In that introduction, Luke was indicating that he had done his research and was putting together an ordered account for Theophilus, and we can see that he had the approach of a well-educated man who researched, used reason, and history in order to be as accurate as possible. From this introduction, we also gather that he was not an eyewitness to Jesus and that he was drawing from many sources, not just three. How many Gospels were there? We don’t know, but there were multiple accounts circulating, both orally and in written form.

This is the Luke that Paul refers to in our Scripture reading today. He was a fellow co-worker and occasional companion with Paul. He was with Paul in Colossae and he was with Paul while he was imprisoned in Rome as well. No doubt, Luke attended to Paul’s medical needs as well as to his Spiritual needs. He was a man of loyalty and well-respected among the early Christian churches.

Beyond this, we know little more about Luke. In fact, there are two traditions on how he even died. In one tradition, based off of early written accounts, Luke settled in Greece, wrote his Gospel, wrote Acts, and, at the age of 84, he peacefully died in Boeotia. In the other tradition, he was martyered by Nero after being accused of practicing sorcery. In that tradition, Nero cut off Luke’s hand after which Luke performed a miracle by reattaching the hand to his wrist. That miracle caused all of Nero’s cabinet to believe in Christ and, as a result, Nero ordered all of them, including Luke, to be beheaded.

It is hard to really know what is true when it comes to these traditions and, honestly, it doesn’t really change who Luke was either way. Luke is, yet again, another important faithfulness is and how powerful faithful witness can be. Luke’s Gospel emphasized God’s affinity for the “least of these” and how important it was for wealthy people, such as himself, to value God’s Kingdom and human life over and above finances. Luke used his resources to help others, including Paul, and he humbly served and made a huge impact in the development of the New Testament canon and of Christianity itself. In fact, his Gospel and Acts make up one quarter of the entire New Testament.

Luke’s traits should challenge us to grow in our own faithfulness and commitment to being a faithful witness. Evangelism is vital to spreading the Gospel of Jesus Christ Luke’s example shows us how important that is in ushering the Kingdom of God, where the last shall be first, where the poor shall be rich, and where the the lost and the least shall be welcomed in by a Father (e.g. the Prodigal Son) who is waiting with open, loving arms.  Let our commitment to evangelism be renewed and let us continue to grow in our faithfulness.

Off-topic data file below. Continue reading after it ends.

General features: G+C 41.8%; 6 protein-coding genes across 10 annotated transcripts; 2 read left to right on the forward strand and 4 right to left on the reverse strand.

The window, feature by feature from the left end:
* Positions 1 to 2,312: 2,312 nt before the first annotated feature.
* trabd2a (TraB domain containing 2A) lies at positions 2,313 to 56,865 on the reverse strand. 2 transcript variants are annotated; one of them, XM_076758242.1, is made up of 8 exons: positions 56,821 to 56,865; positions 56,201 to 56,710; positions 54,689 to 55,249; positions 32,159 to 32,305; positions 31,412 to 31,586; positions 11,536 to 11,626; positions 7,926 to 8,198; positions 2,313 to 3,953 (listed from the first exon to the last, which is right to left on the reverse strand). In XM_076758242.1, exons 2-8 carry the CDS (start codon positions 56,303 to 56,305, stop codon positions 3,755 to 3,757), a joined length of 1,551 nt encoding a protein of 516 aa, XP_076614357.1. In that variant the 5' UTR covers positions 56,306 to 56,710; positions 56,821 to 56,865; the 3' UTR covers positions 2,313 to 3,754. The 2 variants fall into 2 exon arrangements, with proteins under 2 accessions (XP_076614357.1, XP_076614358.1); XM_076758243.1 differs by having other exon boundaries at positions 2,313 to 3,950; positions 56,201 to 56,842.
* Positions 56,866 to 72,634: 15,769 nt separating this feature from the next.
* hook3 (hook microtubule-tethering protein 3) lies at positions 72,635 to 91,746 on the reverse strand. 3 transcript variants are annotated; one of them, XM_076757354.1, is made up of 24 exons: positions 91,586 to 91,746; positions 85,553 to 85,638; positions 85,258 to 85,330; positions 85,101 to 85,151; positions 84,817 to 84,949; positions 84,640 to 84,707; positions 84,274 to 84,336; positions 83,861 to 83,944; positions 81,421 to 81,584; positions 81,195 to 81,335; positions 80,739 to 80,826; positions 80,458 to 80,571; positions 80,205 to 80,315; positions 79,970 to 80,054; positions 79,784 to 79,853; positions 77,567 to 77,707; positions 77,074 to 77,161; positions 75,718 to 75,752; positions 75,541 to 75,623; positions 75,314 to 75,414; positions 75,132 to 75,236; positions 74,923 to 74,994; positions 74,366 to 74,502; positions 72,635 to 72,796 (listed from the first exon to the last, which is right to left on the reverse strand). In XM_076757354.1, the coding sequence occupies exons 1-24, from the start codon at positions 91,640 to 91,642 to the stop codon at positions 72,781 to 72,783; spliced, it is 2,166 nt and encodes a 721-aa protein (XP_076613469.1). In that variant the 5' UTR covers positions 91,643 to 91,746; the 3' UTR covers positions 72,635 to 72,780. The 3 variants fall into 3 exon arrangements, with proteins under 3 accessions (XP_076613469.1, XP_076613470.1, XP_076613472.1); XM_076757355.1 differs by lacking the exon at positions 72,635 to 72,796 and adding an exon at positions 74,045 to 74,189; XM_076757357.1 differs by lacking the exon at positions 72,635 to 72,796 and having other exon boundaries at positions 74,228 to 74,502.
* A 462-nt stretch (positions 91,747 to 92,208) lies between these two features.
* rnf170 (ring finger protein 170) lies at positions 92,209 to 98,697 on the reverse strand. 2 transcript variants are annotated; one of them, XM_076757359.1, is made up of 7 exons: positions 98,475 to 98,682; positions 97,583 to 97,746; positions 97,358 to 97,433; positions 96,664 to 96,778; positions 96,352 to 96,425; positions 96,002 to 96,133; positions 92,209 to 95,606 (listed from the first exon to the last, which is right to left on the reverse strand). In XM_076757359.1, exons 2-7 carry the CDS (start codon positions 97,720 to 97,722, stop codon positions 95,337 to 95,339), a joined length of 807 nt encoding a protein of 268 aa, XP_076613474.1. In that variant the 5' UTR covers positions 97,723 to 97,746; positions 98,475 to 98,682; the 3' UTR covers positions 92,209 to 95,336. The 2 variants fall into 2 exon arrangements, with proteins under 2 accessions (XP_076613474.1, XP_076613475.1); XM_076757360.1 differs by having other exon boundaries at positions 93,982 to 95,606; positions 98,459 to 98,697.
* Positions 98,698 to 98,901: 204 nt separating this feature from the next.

THOUGHT OF THE DAY
“The Great Commission is not an option to be considered; it is a command to be obeyed.” – Hudson Taylor

PRAYER
Lord, I love you and praise your holy name. Please give me the strength to be a powerful witness to your Good News and for your Kingdom. Amen.

April 11, 2021 – Sunday Worship Service

Worship service premieres at 10:30 a.m. EST (-500 GMT)
on Sunday, April 11, 2021 on YouTube.

Welcome to our Sunday Worship Service for April 11, 2021. Today we will be discovering the importance of belief and/or faith in our lives, and how faith helps us to see things that our eyes cannot. Believing is seeing. Let us discover how this can bring us hope, healing, and wholeness.

Please support us by giving online: https://tithe.ly/give?c=1377216 or https://paypal.me/newtonumc Your support is vital, especially during this COVID-19 pandemic. You can also write and mail a check to First UMC of Newton, 111 Ryerson Ave., Newton, NJ 07860.

If you are from another church that is not able to host online worship, we would strongly encourage you give to YOUR church and support them. They no doubt need that support as much as we do. God bless you all for your generosity.

RECLAIM, Episode 7: Faith

RECLAIM premieres on YouTube every Saturday at 9:00 a.m. EST (GMT -400).

In this brand new video series, Pastor Todd of First United Methodist Church of Newton, NJ brings passionate awareness and helpful tips on various transformational Christian practices and theology. Each episode will inspire and motivate spiritual growth through time-tested practices and and wisdom. This week’s episode invites you to RECLAIM faith as a wholesome and healthy part of our daily lives. Pastor Todd will discuss who has faith, and how it can lead us to different levels of seeing.